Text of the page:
That doesn’t mean it can spot 87% of drug toxicities, but 87% of those that would have failed later and specifically for liver-related safety reasons. Given that 40% of compounds are removed prior to human testing, 30% later fail due to unmanageable toxicity and 30% of those do so due to effects on the liver, using this test routinely would help to reduce the number of drugs that later failed human trials for unmanageable toxicity by around a third, or 4-5 drugs for every 100 entering testing. 

However, if also used early in the drug testing process they might also spot toxicities that would previously have needed an animal to detect, and this might be enough to halt testing. Liver toxicity is the reason for 14% of failures during preclinical tests so this would amount to a further 5 compounds per 100 that would not progress to the animal stage. 

The UK authorises around 35 new drugs for use each year, yet for every drug approved another 9 fail, which would be around 315 trials, some 10% of which could be halted before hitting the animal or human stage, potentially preventing thousands of research animals from being born. This would undoubtedly save pharma companies money since human trials get more expensive the more they progress – from $ 25 million in Phase 1 to $ 54 million in Phase 3. 

The UK’s national centre for Refining, Reducing or Replacing animal use has a project to replace ‘second species’ animals like dogs and primates with computer models that have passed its proof-of-principle stage and are well into development. 

Even if this doesn’t work, it will tell us what we need to do to get it to work. As Jonas Salk, who used primates to create a polio vaccine, once said “There is no such thing as a failed experiment because learning what doesn't work is a necessary step to learning what does.”  


New targets

Animal numbers will inevitably continue their steady march downward in terms of numbers, but it’s important to understand how all this fits together. Whilst it’s very easy to predict the future in general terms – clean energy, personalised medicine, healthier food – actually getting there is a bit of a slog. 

The other big reason for drug failure beyond the liver, for instance, is Torsades de Pointes. French for “twisting of the points” it’s a dangerous heart arrhythmia that’s the reason for a very similar proportion of preclinical and clinical failures as liver problems. It makes heart chips the next big target for validation, with sincere hopes that they can be made to work as well as liver chips. 

However, this is the low-hanging fruit on offer in terms of organ chips, with diminishing returns as the targets get harder, and the target systems get more complicated. A test for the heart or a kidney is one thing, a test for the Central Nervous System is quite another. In addition, heart arrhythmia and liver issues are the biggest single areas of failure for safety reasons, but the remaining 40% of reasons affect many other organs, each of which will need its own new animal or non-animal testing strategy.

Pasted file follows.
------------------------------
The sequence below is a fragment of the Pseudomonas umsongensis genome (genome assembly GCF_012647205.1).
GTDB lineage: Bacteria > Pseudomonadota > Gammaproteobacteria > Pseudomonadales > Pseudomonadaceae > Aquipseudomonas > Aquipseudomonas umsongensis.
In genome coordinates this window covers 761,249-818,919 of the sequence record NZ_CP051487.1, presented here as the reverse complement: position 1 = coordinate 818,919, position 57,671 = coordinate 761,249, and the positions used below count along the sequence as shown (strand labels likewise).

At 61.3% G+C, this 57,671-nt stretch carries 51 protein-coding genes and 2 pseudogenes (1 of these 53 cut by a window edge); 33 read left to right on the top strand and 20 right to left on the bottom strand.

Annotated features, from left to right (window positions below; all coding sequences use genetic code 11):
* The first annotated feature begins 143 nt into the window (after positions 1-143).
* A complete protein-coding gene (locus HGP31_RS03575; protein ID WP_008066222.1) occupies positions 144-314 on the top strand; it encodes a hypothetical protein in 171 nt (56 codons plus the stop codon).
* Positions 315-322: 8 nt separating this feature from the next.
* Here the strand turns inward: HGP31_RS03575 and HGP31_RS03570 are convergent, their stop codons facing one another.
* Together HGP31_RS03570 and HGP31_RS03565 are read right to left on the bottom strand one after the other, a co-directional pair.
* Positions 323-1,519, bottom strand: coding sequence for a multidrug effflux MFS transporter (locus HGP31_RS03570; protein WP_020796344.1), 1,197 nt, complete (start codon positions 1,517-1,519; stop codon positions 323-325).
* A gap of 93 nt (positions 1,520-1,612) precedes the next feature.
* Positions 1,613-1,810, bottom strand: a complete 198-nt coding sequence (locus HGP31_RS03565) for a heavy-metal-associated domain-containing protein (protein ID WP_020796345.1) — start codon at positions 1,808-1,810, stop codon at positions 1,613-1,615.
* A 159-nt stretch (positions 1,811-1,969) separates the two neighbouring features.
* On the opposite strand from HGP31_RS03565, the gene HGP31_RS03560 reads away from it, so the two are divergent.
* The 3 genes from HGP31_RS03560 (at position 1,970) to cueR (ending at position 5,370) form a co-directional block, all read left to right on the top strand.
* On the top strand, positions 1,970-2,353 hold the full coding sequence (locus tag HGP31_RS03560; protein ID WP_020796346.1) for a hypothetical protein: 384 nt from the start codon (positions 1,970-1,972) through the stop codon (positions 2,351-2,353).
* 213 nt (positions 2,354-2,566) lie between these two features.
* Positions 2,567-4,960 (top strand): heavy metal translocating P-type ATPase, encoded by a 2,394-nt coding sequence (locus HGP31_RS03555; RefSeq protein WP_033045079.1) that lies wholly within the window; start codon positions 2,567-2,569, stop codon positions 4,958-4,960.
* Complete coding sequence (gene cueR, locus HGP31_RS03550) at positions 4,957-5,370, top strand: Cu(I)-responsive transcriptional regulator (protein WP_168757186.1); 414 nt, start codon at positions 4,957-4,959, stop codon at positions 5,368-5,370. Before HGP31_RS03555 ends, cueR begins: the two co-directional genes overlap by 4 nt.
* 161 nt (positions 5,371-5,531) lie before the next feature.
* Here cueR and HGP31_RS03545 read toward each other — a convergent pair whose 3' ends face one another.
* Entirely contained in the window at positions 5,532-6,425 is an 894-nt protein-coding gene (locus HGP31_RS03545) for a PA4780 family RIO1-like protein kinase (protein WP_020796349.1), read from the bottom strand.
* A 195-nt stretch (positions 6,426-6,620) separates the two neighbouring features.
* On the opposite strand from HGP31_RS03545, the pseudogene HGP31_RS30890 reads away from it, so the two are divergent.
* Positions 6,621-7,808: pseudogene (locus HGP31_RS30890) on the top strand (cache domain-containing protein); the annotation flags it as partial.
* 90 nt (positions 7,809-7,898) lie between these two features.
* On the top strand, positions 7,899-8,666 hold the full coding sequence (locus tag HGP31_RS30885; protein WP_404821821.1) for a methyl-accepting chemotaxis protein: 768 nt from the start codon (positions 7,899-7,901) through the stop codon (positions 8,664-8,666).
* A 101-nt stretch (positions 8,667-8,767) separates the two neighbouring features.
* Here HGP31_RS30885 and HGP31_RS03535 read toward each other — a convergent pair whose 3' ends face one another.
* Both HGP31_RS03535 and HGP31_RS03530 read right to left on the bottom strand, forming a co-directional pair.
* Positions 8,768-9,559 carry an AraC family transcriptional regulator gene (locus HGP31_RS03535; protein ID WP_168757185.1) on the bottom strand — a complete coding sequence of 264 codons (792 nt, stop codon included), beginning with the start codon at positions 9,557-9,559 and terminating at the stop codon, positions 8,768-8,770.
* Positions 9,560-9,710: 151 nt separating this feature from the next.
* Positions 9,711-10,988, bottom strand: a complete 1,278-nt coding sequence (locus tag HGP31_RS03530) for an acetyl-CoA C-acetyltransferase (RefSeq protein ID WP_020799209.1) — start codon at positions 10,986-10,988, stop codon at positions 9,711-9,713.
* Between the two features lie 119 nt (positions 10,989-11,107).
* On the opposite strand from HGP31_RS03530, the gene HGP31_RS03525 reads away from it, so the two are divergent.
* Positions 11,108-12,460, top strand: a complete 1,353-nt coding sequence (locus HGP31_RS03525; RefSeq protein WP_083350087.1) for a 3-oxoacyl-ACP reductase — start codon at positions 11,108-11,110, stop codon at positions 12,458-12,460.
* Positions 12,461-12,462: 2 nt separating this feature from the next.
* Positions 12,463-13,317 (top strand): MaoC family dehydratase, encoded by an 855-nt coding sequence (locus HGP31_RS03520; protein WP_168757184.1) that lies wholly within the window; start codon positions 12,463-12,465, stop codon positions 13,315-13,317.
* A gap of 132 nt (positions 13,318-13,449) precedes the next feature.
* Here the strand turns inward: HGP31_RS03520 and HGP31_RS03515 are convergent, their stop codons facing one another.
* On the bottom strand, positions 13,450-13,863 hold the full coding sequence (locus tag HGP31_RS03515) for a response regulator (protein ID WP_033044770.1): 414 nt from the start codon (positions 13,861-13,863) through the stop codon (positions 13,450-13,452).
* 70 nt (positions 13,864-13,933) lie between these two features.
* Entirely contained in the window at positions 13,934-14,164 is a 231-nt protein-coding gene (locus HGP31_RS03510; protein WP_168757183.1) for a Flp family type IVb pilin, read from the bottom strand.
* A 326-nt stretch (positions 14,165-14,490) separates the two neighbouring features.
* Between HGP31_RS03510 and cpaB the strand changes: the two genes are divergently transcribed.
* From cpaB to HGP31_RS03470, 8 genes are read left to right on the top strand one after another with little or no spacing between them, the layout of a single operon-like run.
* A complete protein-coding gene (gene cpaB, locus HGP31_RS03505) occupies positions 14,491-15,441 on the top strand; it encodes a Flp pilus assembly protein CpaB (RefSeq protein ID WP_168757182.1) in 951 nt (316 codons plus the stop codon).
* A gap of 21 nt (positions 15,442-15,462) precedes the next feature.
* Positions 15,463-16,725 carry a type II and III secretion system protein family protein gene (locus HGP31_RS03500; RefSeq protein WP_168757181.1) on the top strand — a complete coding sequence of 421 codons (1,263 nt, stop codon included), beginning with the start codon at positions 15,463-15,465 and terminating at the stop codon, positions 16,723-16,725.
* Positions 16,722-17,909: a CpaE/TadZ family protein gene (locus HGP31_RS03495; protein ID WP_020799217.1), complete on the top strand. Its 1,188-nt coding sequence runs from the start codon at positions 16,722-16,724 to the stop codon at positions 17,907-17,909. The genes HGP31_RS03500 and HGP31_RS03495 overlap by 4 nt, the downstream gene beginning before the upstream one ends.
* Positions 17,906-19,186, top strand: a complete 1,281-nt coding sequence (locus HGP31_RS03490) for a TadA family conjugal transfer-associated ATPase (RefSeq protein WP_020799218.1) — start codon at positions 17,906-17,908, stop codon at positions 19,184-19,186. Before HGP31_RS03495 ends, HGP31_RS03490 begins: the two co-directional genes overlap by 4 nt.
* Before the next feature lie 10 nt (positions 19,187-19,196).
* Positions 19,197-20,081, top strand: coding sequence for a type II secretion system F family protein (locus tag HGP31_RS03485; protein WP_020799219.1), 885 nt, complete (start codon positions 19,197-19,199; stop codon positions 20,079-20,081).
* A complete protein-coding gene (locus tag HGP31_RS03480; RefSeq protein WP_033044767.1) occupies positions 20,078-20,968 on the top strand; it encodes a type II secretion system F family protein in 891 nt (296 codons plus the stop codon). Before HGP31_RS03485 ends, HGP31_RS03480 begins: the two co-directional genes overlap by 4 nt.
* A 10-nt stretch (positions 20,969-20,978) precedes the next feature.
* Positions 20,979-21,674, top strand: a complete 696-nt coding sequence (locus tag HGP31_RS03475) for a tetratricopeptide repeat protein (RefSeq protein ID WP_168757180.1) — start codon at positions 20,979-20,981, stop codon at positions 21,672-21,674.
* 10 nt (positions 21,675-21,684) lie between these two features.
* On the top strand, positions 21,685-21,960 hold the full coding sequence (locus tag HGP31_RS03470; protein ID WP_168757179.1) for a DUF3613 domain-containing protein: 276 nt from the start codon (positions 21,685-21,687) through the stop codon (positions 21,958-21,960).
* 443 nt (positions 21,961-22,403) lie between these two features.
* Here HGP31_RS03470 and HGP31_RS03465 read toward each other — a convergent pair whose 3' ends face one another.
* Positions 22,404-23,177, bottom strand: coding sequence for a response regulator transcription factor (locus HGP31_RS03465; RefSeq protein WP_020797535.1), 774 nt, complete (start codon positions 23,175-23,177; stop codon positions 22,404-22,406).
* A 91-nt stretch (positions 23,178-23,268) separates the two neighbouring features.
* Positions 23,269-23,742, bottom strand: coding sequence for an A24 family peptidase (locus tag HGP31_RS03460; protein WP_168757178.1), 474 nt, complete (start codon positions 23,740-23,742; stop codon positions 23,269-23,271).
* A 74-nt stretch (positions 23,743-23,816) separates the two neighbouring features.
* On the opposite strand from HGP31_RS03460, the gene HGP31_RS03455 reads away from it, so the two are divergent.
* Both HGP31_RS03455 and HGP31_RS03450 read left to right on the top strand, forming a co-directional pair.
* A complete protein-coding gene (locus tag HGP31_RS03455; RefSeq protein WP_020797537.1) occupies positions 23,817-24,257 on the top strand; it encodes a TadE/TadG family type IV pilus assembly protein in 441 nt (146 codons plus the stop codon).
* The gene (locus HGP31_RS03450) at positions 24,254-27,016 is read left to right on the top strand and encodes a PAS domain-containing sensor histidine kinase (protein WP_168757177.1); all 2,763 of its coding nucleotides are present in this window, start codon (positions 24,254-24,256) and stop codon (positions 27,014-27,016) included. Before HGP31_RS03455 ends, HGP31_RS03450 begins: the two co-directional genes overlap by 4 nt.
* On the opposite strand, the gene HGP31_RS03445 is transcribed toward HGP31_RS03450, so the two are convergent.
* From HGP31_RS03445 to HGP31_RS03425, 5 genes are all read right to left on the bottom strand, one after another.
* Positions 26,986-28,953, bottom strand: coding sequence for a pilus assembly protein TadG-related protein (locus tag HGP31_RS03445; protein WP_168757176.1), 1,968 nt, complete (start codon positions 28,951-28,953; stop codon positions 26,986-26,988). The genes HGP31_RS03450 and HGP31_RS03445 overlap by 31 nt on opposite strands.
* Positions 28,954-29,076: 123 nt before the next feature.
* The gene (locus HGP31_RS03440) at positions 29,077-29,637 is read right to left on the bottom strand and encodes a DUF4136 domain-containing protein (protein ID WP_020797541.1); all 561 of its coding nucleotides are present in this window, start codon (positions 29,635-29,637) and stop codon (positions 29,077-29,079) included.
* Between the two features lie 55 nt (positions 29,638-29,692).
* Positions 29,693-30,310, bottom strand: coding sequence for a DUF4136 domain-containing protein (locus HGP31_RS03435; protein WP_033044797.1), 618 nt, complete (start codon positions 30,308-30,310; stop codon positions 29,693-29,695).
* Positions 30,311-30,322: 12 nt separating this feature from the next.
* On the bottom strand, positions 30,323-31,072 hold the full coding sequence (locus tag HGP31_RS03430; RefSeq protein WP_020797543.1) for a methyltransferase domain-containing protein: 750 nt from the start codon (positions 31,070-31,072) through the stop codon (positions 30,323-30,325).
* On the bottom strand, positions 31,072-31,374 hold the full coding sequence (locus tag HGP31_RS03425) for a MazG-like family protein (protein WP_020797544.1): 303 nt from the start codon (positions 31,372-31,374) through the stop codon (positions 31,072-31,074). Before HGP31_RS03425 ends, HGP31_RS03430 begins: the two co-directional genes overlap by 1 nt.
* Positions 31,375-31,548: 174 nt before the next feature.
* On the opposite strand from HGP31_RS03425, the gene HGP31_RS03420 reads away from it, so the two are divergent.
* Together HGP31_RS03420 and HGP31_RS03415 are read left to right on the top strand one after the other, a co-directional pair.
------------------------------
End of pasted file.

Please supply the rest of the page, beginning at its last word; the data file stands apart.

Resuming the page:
Where next? 

There is no one approach, then, that will create a revolution. We need new approaches, and we need new improvements to old approaches. My latest laptop, for instance, isn’t conceptually different from the first laptop I owned but it’s a lot faster and more effective. Improvements to clinical outcomes will come from organ chips, big data and AI, but also from higher standards of scientific rigour, new animal models, more powerful technology and the synergies that arise from using it altogether. 

Happily, there are very few regulatory barriers to adopting new non-animal technologies, the ethical framework for using new animal models is well-understood and nobody is opposed to using non-animal methods over animals. In addition, whatever the costs of failure during clinical trials, the cost of preclinical R&D and discovery clocks in at $403 million, making it easily the most expensive single stage in the drug development process. Hence, the greatest savings in cost or animal use associated with improvements in technology may have nothing to do with the requirements of the regulator and can be implemented as soon as new technologies mature. 

We do need to accelerate the validation of new animal and non-animal methods now that they’re emerging with rapidly increasing frequency. The OECD, the international association for sharing solutions to common problems, is the curator of scientific guidelines for the testing of chemicals. It makes the point that resources should be made available to test the reproducibility and reliability of new methods developed by single labs so that, if they work, they can be applied more widely, and more quickly. Inherent to their thinking is a bias against animal use. 

We also need to make sure that politicians aren’t distracted by ideological sideshows or lured towards counterproductive policy directions. There are concrete measures that governments, or prospective governments, could be proposing but politicians of all stripes need to understand where to apply funding and focus to have the greatest impact.  

Last edited: 5 July 2023 13:14